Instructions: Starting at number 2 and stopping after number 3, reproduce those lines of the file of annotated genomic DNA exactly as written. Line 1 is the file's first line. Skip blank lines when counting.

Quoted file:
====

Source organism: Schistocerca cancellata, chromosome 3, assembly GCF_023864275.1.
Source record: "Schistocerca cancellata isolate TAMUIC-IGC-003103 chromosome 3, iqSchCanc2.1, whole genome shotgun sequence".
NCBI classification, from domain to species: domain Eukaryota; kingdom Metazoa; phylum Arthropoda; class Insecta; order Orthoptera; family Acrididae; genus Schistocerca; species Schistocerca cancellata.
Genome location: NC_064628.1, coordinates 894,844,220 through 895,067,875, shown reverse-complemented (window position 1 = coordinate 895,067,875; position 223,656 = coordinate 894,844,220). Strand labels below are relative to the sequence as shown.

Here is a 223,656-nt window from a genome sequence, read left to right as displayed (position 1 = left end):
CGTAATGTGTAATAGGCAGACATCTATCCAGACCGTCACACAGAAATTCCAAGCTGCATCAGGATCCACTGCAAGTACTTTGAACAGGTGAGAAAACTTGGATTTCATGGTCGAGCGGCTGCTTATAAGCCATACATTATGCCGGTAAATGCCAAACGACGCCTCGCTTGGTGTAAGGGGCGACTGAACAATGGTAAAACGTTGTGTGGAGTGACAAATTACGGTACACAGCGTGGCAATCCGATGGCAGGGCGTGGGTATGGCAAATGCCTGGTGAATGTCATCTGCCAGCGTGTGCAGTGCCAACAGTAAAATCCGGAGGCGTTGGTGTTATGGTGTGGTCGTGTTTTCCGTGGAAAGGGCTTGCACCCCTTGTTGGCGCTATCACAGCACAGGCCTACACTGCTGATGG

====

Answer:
Source record: "Schistocerca cancellata isolate TAMUIC-IGC-003103 chromosome 3, iqSchCanc2.1, whole genome shotgun sequence".
NCBI classification, from domain to species: domain Eukaryota; kingdom Metazoa; phylum Arthropoda; class Insecta; order Orthoptera; family Acrididae; genus Schistocerca; species Schistocerca cancellata.